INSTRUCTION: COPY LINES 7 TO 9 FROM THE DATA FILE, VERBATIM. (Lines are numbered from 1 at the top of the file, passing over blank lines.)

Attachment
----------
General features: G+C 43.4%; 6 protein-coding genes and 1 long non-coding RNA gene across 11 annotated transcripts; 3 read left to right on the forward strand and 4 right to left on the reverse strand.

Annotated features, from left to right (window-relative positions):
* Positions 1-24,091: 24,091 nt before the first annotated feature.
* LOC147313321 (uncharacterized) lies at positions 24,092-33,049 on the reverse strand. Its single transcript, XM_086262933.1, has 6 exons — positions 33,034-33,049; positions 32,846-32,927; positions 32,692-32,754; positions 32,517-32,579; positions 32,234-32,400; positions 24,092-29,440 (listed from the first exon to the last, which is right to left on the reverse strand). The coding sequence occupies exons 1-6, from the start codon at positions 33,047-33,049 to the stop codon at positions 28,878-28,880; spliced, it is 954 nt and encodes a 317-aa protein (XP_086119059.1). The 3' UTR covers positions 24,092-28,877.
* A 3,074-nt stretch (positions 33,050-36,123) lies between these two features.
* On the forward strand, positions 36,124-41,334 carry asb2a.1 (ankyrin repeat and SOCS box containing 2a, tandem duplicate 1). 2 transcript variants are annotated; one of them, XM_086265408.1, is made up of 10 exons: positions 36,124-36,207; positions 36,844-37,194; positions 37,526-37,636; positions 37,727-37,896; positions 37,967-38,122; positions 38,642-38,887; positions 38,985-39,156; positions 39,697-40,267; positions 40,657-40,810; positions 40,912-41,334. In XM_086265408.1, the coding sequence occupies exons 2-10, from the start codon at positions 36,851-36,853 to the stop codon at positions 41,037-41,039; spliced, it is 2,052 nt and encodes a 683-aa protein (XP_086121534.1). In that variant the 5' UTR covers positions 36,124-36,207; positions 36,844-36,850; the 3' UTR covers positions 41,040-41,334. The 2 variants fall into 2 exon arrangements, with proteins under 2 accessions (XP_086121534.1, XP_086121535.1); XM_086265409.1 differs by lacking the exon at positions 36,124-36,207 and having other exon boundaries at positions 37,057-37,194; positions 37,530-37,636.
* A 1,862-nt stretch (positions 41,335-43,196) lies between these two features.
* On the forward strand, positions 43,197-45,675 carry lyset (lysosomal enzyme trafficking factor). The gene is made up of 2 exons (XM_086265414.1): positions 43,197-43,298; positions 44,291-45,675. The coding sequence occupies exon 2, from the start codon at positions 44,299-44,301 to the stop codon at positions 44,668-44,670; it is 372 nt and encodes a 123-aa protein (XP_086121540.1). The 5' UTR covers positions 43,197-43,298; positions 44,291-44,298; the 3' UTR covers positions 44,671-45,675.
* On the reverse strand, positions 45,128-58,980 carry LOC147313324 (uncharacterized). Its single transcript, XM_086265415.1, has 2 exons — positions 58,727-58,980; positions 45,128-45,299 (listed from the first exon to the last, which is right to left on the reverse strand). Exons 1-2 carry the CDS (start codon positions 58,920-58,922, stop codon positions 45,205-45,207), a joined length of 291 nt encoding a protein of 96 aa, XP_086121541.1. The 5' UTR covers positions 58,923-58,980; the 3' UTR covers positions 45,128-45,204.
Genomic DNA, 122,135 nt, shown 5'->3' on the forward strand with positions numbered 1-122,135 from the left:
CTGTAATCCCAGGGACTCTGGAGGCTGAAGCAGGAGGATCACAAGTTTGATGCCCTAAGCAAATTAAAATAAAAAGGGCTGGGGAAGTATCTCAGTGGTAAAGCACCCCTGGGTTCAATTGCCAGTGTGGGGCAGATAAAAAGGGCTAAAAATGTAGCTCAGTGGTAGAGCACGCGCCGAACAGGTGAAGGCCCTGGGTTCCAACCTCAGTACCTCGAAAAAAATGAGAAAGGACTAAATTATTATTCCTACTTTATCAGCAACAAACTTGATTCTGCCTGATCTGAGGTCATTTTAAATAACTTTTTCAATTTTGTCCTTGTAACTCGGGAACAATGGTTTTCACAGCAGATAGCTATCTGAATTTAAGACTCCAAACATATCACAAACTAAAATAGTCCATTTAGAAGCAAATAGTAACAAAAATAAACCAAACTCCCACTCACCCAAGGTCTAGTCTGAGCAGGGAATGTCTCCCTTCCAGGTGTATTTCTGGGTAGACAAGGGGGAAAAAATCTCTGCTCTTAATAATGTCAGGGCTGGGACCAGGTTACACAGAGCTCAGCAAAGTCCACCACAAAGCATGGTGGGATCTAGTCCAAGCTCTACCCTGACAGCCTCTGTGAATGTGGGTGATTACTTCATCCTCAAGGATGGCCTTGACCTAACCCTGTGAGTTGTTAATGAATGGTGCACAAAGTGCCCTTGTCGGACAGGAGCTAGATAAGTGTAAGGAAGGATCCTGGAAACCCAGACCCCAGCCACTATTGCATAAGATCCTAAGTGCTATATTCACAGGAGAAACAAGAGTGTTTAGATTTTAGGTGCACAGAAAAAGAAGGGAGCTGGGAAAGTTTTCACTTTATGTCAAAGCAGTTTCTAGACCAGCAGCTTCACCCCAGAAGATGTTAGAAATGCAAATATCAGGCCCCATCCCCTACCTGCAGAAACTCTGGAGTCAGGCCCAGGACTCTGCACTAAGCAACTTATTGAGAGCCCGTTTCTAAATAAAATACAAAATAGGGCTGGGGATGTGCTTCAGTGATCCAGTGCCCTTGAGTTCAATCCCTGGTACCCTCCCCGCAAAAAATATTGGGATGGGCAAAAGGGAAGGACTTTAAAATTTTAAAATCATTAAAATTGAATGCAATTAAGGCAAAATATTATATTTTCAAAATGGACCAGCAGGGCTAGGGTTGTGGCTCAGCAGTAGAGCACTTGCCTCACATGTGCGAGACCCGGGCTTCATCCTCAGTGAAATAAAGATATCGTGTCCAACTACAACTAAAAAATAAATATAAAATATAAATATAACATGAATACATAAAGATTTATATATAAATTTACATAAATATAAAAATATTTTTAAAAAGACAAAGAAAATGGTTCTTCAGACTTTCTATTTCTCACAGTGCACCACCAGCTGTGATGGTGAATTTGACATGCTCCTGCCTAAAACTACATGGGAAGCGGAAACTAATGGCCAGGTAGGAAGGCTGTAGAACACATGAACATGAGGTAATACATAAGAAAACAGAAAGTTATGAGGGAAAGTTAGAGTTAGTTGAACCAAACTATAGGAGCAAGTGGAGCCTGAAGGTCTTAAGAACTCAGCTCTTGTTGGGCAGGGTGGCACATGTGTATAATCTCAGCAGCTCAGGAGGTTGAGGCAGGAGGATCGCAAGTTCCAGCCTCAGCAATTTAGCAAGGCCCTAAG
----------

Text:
* A 1,862-nt stretch (positions 41,335-43,196) lies between these two features.
* On the forward strand, positions 43,197-45,675 carry lyset (lysosomal enzyme trafficking factor). The gene is made up of 2 exons (XM_086265414.1): positions 43,197-43,298; positions 44,291-45,675. The coding sequence occupies exon 2, from the start codon at positions 44,299-44,301 to the stop codon at positions 44,668-44,670; it is 372 nt and encodes a 123-aa protein (XP_086121540.1). The 5' UTR covers positions 43,197-43,298; positions 44,291-44,298; the 3' UTR covers positions 44,671-45,675.
* On the reverse strand, positions 45,128-58,980 carry LOC147313324 (uncharacterized). Its single transcript, XM_086265415.1, has 2 exons — positions 58,727-58,980; positions 45,128-45,299 (listed from the first exon to the last, which is right to left on the reverse strand). Exons 1-2 carry the CDS (start codon positions 58,920-58,922, stop codon positions 45,205-45,207), a joined length of 291 nt encoding a protein of 96 aa, XP_086121541.1. The 5' UTR covers positions 58,923-58,980; the 3' UTR covers positions 45,128-45,204.